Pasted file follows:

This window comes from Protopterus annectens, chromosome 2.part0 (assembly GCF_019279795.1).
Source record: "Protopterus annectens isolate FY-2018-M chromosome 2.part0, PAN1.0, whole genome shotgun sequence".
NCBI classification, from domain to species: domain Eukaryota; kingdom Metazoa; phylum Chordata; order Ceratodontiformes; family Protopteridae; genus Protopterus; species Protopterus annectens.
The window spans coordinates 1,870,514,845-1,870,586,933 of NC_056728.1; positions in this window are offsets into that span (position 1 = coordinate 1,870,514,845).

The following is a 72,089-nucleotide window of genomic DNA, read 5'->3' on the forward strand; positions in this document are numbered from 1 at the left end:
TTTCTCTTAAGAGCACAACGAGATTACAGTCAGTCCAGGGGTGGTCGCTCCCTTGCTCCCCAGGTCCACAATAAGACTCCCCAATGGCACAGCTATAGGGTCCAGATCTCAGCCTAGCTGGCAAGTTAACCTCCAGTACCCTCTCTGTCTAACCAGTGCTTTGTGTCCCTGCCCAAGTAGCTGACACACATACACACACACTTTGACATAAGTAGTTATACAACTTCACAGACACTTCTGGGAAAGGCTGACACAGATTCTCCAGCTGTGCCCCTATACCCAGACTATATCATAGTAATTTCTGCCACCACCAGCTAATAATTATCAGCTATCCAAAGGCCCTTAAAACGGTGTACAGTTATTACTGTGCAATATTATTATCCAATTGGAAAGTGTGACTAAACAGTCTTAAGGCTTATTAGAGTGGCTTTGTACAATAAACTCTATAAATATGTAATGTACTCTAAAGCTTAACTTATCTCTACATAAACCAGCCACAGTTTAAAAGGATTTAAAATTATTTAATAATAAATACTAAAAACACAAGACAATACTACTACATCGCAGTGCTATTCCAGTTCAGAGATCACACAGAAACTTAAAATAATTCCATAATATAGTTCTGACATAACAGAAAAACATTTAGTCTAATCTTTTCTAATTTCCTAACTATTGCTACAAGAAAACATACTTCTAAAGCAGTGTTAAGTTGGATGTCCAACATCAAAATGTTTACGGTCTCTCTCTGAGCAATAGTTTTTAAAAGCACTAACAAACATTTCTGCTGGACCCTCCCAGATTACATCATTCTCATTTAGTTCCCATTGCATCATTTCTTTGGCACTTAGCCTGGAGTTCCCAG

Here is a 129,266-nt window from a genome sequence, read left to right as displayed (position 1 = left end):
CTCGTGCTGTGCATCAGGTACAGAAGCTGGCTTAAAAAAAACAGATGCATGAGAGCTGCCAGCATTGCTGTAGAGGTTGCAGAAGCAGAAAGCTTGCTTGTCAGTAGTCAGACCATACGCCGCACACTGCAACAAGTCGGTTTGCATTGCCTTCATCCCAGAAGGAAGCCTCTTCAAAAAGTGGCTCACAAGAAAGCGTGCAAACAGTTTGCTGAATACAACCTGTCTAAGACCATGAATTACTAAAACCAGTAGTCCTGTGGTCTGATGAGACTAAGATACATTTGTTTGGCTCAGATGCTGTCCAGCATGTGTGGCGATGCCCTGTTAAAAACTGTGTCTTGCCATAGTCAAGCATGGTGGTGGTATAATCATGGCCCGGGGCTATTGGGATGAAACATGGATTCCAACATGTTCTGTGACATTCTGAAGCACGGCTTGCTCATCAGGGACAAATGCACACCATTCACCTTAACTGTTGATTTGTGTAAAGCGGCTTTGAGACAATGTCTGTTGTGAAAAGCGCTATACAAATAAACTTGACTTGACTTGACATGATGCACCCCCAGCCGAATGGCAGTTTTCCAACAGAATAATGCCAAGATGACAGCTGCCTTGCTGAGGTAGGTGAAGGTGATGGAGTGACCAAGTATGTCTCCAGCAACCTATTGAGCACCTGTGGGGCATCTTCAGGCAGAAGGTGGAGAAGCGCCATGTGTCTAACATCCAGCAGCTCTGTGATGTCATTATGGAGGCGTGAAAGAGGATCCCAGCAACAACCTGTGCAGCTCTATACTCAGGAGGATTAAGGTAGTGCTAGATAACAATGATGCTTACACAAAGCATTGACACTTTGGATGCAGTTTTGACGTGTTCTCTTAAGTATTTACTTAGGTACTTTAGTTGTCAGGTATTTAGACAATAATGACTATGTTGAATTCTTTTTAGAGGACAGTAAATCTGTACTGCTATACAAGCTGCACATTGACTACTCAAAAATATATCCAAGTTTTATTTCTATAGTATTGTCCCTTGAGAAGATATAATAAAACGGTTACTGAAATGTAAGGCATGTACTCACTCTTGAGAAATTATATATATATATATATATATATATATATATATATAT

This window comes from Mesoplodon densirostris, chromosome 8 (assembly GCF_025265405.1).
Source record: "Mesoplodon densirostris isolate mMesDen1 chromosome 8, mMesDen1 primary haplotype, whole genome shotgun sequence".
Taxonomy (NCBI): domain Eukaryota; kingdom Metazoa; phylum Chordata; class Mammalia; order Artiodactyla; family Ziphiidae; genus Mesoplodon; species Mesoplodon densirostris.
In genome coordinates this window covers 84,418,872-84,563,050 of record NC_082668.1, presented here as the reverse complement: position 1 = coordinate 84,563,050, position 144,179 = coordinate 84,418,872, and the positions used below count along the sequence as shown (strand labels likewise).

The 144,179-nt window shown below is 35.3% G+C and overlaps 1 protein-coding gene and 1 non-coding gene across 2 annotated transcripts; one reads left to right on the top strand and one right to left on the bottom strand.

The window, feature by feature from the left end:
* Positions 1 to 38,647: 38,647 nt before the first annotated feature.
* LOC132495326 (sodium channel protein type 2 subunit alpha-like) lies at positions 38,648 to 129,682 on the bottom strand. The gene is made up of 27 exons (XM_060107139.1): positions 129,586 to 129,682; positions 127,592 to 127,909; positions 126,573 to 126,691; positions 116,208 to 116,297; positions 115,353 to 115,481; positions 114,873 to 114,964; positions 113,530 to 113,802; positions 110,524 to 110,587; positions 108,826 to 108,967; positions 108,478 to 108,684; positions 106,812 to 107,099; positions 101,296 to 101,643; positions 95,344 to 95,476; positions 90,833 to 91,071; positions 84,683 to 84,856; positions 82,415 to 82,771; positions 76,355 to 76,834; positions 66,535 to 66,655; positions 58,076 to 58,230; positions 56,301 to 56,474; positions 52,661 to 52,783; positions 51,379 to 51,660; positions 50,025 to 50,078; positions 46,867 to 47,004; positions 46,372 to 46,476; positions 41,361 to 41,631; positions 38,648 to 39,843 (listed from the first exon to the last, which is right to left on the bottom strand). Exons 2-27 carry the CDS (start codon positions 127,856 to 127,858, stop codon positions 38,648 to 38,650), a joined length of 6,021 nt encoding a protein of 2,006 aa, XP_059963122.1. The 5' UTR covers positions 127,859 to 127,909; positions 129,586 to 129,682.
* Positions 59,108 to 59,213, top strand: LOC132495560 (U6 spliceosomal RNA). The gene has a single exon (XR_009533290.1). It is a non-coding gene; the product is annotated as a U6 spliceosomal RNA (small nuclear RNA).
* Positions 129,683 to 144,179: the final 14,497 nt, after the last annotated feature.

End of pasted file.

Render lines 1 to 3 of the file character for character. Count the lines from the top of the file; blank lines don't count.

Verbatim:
This window comes from Protopterus annectens, chromosome 2.part0 (assembly GCF_019279795.1).
Source record: "Protopterus annectens isolate FY-2018-M chromosome 2.part0, PAN1.0, whole genome shotgun sequence".
NCBI classification, from domain to species: domain Eukaryota; kingdom Metazoa; phylum Chordata; order Ceratodontiformes; family Protopteridae; genus Protopterus; species Protopterus annectens.